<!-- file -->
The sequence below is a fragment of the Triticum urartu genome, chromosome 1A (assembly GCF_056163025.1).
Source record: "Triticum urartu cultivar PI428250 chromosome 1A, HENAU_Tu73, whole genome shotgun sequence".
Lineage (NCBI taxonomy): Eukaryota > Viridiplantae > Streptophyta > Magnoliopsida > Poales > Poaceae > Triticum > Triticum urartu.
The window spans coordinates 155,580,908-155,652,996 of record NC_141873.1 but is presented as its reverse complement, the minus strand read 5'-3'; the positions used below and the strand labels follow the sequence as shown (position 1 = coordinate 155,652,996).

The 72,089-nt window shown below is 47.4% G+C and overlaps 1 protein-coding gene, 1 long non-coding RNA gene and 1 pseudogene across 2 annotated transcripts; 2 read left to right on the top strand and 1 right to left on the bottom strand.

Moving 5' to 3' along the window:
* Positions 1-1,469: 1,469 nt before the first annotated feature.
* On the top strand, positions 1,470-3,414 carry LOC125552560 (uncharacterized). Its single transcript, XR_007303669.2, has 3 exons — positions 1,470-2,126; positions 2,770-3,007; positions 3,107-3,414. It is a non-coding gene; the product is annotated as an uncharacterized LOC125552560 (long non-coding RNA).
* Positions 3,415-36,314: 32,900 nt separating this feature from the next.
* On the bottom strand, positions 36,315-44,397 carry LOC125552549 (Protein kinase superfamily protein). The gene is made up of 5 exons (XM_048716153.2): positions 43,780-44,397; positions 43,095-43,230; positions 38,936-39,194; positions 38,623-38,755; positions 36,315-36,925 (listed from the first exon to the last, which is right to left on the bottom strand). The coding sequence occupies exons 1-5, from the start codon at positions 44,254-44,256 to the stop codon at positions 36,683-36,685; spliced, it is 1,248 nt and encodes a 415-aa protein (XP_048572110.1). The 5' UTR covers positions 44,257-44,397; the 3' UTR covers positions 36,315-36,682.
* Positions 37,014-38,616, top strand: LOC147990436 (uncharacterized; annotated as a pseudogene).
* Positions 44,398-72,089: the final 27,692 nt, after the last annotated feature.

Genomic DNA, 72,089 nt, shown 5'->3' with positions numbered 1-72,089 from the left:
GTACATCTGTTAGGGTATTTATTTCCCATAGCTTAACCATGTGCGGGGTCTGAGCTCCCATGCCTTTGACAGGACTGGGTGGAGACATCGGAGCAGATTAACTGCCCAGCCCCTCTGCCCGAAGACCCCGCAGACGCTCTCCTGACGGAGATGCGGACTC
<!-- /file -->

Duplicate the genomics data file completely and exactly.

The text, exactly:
The sequence below is a fragment of the Triticum urartu genome, chromosome 1A (assembly GCF_056163025.1).
Source record: "Triticum urartu cultivar PI428250 chromosome 1A, HENAU_Tu73, whole genome shotgun sequence".
Lineage (NCBI taxonomy): Eukaryota > Viridiplantae > Streptophyta > Magnoliopsida > Poales > Poaceae > Triticum > Triticum urartu.
The window spans coordinates 155,580,908-155,652,996 of record NC_141873.1 but is presented as its reverse complement, the minus strand read 5'-3'; the positions used below and the strand labels follow the sequence as shown (position 1 = coordinate 155,652,996).

The 72,089-nt window shown below is 47.4% G+C and overlaps 1 protein-coding gene, 1 long non-coding RNA gene and 1 pseudogene across 2 annotated transcripts; 2 read left to right on the top strand and 1 right to left on the bottom strand.

Moving 5' to 3' along the window:
* Positions 1-1,469: 1,469 nt before the first annotated feature.
* On the top strand, positions 1,470-3,414 carry LOC125552560 (uncharacterized). Its single transcript, XR_007303669.2, has 3 exons — positions 1,470-2,126; positions 2,770-3,007; positions 3,107-3,414. It is a non-coding gene; the product is annotated as an uncharacterized LOC125552560 (long non-coding RNA).
* Positions 3,415-36,314: 32,900 nt separating this feature from the next.
* On the bottom strand, positions 36,315-44,397 carry LOC125552549 (Protein kinase superfamily protein). The gene is made up of 5 exons (XM_048716153.2): positions 43,780-44,397; positions 43,095-43,230; positions 38,936-39,194; positions 38,623-38,755; positions 36,315-36,925 (listed from the first exon to the last, which is right to left on the bottom strand). The coding sequence occupies exons 1-5, from the start codon at positions 44,254-44,256 to the stop codon at positions 36,683-36,685; spliced, it is 1,248 nt and encodes a 415-aa protein (XP_048572110.1). The 5' UTR covers positions 44,257-44,397; the 3' UTR covers positions 36,315-36,682.
* Positions 37,014-38,616, top strand: LOC147990436 (uncharacterized; annotated as a pseudogene).
* Positions 44,398-72,089: the final 27,692 nt, after the last annotated feature.

Genomic DNA, 72,089 nt, shown 5'->3' with positions numbered 1-72,089 from the left:
GTACATCTGTTAGGGTATTTATTTCCCATAGCTTAACCATGTGCGGGGTCTGAGCTCCCATGCCTTTGACAGGACTGGGTGGAGACATCGGAGCAGATTAACTGCCCAGCCCCTCTGCCCGAAGACCCCGCAGACGCTCTCCTGACGGAGATGCGGACTC